Debuts with a musical-book
– I’ve always liked to write, and I want to continue an old tradition of making books with music, says Alexander Rybak.
Source: bok365.no Author: Victoria Jelsø Spanthus Published 19.9.15
Most people know him from the Eurovision Song Contest in 2009 when he won with the song “Fairytale”. Few people know him as a children’s author. Now Alexander Rybak debuts with the fairy tale book Trolle and the Magic Fiddle (Cappelen Damm). And the book comes with CDs, where Rybak has recorded magic songs for each of the scenes in the story.
Alexander Rybak is not just this week’s children’s profile here on BOK365. You can also meet him at the children’s festival already at 11:00 today (19.09.15).
Author: Alexander Rybak
Trolle lives in the woods and is being bullied by the other children, until one day he finds a magic fiddle. When he plays on it, the others do as he wants. This results in the others becoming so afraid of Trolle that they run away from him and his fiddle. But many years later, he meets a human child Alva who is not afraid to befriend him.
Why did you write this particular book:
I have always liked to write, and I want to continue an old tradition of making books with music. I have also been inspired by the Russian children’s book tradition, where you take children more seriously, and mixes melancholy with humour. In that sense I am particularly pleased to have Dennis Storhøi in the team, who is the narrator.
Three children’s book favourites:
-OliverTwist. Not sure if it’s a children’s book, but my dad read it to me in bed when I was 8 years old.
-Pippi. And generally all other Lindgren universe. I love how she makes complicated things seem so simple.
-Winnie the Pooh. But only the Russian translation. The bear who can really play with words!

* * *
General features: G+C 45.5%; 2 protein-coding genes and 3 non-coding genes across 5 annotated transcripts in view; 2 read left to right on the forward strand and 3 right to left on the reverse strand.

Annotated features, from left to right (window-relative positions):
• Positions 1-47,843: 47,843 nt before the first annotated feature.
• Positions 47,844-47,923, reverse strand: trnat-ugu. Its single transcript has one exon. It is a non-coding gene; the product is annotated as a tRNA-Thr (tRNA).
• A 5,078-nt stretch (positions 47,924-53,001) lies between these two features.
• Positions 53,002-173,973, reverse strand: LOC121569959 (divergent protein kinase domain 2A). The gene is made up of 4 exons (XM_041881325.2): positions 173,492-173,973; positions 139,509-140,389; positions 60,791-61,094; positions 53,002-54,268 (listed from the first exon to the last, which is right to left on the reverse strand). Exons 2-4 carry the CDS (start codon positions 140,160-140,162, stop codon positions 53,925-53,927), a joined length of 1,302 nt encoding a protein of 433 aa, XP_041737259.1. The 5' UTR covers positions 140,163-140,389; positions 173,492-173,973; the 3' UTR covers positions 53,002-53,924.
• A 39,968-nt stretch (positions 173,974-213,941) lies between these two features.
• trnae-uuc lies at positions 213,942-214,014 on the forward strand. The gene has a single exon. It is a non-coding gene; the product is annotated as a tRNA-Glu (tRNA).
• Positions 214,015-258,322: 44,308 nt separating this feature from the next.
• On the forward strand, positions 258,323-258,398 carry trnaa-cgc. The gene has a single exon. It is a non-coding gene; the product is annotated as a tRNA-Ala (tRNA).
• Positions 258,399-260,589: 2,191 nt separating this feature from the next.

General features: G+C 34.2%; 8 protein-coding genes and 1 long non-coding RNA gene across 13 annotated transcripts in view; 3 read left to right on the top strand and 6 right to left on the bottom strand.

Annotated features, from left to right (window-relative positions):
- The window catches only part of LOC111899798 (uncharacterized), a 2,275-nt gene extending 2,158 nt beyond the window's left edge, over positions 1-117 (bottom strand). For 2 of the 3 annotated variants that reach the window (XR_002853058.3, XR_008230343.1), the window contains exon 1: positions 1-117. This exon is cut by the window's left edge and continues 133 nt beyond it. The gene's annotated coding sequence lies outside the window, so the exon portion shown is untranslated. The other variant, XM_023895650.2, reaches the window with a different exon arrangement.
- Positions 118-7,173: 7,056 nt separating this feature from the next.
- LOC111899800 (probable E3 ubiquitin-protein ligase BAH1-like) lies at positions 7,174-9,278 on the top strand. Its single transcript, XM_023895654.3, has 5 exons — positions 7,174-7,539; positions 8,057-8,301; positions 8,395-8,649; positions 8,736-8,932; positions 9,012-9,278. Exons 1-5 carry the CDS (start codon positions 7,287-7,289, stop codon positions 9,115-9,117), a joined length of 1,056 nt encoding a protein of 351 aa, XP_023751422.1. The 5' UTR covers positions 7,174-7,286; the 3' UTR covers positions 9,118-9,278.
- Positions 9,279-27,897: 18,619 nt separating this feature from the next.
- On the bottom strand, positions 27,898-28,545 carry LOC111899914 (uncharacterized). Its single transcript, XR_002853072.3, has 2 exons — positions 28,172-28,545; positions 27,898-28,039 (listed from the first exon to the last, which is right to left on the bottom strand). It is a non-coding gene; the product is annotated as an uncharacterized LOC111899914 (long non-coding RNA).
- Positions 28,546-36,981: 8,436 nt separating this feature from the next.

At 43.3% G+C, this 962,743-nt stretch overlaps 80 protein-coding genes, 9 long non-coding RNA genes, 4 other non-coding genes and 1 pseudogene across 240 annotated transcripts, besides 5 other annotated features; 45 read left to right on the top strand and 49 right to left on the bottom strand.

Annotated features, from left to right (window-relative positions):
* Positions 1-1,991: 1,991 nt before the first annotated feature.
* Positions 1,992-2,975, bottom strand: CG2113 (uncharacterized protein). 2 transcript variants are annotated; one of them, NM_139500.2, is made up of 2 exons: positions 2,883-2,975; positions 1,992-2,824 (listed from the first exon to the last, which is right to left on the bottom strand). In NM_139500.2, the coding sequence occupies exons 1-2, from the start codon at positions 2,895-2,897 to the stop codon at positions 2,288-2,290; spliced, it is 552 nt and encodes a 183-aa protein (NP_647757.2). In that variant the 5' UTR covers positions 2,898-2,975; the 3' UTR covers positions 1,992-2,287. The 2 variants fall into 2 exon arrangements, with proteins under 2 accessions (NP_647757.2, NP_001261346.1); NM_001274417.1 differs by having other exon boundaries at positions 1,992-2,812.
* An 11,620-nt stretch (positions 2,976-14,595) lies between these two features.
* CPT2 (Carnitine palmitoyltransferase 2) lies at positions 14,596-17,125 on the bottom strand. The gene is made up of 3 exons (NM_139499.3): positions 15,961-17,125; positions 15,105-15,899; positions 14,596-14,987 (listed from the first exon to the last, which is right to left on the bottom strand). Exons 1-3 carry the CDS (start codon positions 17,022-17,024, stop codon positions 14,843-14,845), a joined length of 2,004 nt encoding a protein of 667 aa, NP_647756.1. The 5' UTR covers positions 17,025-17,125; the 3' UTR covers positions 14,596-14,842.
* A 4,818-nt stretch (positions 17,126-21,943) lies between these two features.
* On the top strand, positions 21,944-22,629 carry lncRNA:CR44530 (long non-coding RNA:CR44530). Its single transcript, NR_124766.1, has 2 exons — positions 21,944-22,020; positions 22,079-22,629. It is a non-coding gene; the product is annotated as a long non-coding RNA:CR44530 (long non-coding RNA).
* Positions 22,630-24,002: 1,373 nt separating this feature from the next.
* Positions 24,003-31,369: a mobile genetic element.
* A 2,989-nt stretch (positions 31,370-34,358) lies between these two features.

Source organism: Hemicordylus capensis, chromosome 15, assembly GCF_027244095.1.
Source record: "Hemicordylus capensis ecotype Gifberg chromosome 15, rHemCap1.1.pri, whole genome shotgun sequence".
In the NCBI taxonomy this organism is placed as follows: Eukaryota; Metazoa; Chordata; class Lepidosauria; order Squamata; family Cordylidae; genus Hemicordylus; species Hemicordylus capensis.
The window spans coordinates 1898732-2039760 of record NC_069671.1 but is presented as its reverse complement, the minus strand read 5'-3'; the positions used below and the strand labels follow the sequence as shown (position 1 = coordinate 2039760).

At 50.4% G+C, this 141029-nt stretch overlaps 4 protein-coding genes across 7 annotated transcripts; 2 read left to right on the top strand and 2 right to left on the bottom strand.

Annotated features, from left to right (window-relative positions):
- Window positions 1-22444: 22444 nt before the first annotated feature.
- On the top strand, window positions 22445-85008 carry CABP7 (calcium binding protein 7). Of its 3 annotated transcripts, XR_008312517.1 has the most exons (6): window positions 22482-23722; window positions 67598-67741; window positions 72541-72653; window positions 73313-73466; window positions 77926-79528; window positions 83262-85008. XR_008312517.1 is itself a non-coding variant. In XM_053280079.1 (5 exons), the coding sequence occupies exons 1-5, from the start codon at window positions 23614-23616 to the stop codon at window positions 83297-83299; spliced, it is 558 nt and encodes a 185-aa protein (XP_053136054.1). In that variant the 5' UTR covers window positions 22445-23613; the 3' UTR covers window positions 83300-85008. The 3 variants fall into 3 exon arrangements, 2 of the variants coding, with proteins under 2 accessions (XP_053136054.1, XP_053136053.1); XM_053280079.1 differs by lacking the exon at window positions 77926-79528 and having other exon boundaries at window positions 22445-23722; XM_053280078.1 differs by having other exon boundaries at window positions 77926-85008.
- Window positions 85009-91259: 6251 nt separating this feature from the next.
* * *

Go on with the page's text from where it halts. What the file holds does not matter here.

Tooji’s “Taki and Grandmother”. At least if you’re a small child.
How do you work?
Now I am so fresh as an author, that it’s a bit early to talk about author “habits”, but since Trolle is a musical book, it was important for me to build characters that were very different, so it becomes exciting to both read and listen to. Then I built motives, and finally I wrote out the whole story!
Your own favourite illustration?
Now I’ve worked so much with Thomas Kirkeberg the recent months, that I have become biased to that question. You can truly rejoice to see his illustrations!
It must have been the Russian Pooh. He was never politically correct, and said things just as they were. The character has influenced in who I am, for better or worse.
Which children’s book character would you rather have faced?
I would like to have faced the bitter stepbrother of Harry Potter. It seems like he needs a hug.
And who would you rather even have been?
Pippi, definitely! But the male version, so I didn’t have to wear the stockings and pigtails.
What must a really good children’s book contain?
Hulder and trolls, of course.
The Adventures of Potter or the Seven Seas with Pippi?
It seems the little safer with Pippi, so…